2nd -4th Battalion 60th Regiment

or Royal American Regiment

Celer et Audax

“Swift and Bold”

Members of the British Brigade and the Brigade of the American Revolution

History of the 60th Regiment of Foot, the Royal Americans

 

The 60th or Royal American Regiment of Foot was originally raised as a four battalion British infantry regiment in 1755-56 to meet the needs of forest warfare in North American at the onset of the French and Indian War.  Proposed by Jacques Prevost, a Swiss soldier and adventurer (and friend of the Duke of Cumberland) and after receiving Royal accreditation, officers and soldiers were secured from both the American colonies and Europe, many of Swiss and German descent (including Frederick Haldimand, later Major General and Governor of Canada and Quebec Province during the American Revolution).  The Royal Americans were to distinguish themselves as one of the best fighting units in the British Army throughout their subsequent service to the Crown.  The various battalions were to play a major role in nearly every campaign of the French and Indian War (1755-63) and Pontiac’s Uprising (1763-64).

 

During the American Revolution, the various contingents of the 60th  were involved in military actions both in the Southern campaigns in the American colonies and West Indies corridor, living up to the regiment’s motto “Celer et Audax” (Swift and Bold).  In 1775-76, companies of the 2nd and 4th Battalions were in East Florida at St. Augustine, while others of the 2nd and 1st Battalions were in the Caribbean at Antigua and Jamaica respectively.  By 1778-79, portions of the 2nd Battalion remained at St. Vincent Island in the Caribbean under Lt. Col. George Etherington; the 2nd, 3rd, and 4th Battalions served in Florida and Georgia under Colonel Augustine Prevost, his brother Lt. Col. James Mark Prevost, Lt. Col. Lewis Fuser, and Major Beamsley Glazier in actions at Brown’s Creek, Hulson Ford, Fort Morris/Sunbury, and the Siege of Savannah.  In 1780, the 4th Battalion engaged at the Siege of Mobile, AL and Baton Rouge, LA with the 1st Battalion (amazingly) in an expedition at Fort St. Juan in Nicaragua under Lt. Col. (formerly Deputy Adjutant General) Stephen Kemble.  Other portions of the 2nd Battalion at this time were in both Carolina/Georgia and West Florida at the Siege of Pensacola, remaining portions of the 2nd/3rd Battalions continued in garrison at St. Augustine, FL under now Lt. Col. Beamsley Glazier, while remnants of the 1st and 2nd Battalions were sent to New York City at this time (where, interestingly, there is documentation that some 60th officers were on assignment in espionage for the British through the end of the war).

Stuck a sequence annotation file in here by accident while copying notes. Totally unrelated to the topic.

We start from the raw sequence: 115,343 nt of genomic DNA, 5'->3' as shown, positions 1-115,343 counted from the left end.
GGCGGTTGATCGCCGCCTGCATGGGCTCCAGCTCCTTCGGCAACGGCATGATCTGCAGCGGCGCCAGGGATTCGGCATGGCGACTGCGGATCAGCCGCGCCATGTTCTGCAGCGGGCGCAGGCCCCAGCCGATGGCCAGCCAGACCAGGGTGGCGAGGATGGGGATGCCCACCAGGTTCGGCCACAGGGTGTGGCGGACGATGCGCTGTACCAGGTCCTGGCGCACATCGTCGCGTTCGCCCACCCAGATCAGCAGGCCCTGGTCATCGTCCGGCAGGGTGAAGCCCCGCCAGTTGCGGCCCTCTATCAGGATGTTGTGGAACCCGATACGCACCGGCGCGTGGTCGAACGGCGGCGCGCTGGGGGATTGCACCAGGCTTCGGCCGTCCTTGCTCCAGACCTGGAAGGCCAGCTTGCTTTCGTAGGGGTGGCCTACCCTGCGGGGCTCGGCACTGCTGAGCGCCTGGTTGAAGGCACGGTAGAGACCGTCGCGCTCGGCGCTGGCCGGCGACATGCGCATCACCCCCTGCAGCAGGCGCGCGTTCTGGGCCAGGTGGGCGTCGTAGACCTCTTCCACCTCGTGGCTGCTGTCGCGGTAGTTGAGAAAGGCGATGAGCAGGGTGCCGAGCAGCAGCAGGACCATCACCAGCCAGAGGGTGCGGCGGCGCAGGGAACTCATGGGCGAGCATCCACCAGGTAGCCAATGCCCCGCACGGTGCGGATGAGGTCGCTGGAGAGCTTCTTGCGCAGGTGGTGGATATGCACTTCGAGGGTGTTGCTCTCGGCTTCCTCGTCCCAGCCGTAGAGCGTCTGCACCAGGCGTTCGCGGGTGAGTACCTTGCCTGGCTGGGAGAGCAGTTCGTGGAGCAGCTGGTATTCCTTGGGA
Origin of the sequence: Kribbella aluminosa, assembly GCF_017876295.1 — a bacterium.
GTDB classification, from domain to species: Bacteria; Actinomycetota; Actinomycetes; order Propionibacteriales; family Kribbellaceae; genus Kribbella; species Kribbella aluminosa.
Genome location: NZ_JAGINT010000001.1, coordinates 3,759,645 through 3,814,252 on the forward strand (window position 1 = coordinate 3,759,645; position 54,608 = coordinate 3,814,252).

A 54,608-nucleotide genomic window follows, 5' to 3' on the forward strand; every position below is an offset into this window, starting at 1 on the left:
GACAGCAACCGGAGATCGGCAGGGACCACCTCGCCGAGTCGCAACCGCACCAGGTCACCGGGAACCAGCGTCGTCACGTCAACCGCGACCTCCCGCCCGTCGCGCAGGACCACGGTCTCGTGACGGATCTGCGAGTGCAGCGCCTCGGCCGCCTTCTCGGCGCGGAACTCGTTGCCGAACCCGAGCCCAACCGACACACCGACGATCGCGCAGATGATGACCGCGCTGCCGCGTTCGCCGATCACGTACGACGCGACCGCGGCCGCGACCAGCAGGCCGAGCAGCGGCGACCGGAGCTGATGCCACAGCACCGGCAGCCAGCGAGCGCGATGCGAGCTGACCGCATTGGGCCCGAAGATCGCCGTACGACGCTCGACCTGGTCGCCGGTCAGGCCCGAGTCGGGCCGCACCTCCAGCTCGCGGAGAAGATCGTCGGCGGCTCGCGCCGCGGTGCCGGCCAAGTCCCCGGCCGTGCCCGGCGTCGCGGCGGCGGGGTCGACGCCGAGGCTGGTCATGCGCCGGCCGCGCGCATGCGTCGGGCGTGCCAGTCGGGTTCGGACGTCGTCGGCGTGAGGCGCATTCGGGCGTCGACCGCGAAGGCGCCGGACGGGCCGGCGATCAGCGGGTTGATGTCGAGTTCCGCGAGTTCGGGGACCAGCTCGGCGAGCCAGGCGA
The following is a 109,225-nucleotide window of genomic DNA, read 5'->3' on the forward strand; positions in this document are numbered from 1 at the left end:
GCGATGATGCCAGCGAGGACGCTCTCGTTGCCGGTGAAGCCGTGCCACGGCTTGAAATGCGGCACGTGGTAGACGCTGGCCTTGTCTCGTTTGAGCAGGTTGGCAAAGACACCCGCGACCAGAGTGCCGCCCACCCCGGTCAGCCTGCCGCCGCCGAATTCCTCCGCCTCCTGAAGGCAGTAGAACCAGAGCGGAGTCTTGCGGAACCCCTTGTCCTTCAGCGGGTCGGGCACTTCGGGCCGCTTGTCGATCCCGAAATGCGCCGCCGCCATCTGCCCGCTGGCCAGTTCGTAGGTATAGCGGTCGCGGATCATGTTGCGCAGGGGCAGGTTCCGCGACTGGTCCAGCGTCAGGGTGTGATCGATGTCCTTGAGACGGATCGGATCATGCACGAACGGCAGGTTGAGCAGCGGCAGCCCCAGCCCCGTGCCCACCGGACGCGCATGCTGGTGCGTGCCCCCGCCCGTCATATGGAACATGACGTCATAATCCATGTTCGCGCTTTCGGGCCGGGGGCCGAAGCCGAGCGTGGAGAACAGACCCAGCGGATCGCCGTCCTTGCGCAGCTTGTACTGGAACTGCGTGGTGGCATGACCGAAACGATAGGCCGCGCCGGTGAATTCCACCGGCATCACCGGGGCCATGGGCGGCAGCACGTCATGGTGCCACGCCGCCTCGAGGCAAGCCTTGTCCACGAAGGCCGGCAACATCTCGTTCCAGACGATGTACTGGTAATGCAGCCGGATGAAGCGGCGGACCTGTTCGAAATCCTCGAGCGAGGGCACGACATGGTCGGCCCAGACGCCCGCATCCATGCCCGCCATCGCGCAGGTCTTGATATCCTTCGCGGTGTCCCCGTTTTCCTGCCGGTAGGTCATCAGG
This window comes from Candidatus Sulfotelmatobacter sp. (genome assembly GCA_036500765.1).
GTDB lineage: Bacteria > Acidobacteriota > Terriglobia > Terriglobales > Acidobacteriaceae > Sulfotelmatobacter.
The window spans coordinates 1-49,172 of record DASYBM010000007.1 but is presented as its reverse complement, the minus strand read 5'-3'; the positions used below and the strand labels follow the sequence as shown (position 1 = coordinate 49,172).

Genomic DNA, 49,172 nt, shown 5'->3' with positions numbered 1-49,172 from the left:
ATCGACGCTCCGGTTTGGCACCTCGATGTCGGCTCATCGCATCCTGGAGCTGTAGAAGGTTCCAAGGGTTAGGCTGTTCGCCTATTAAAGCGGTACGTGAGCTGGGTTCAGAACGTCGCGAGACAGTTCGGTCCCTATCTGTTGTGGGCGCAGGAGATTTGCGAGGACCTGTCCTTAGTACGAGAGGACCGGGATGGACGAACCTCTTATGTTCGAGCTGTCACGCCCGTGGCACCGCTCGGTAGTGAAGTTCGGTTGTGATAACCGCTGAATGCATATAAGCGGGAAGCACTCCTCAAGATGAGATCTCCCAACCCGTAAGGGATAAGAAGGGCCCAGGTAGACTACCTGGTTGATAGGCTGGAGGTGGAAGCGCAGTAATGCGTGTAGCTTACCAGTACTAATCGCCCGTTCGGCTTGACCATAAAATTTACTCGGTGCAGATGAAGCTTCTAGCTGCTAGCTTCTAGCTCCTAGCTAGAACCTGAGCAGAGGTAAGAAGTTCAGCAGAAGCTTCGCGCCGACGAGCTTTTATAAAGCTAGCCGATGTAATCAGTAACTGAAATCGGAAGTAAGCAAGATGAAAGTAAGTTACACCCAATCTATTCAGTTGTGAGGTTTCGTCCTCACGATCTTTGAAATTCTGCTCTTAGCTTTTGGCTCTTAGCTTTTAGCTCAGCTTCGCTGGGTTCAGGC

Following the war, in 1784, the Light company/2nd Battalion was at Grenada and St. Vincent; eventually the 1st and 2nd Battalions were sent to Jamaica and Halifax in 1787.  The 60th Regiment was much later designated as the King’s Royal Rifle Corps by the War of 1812; and today is known as the Royal Green Jackets.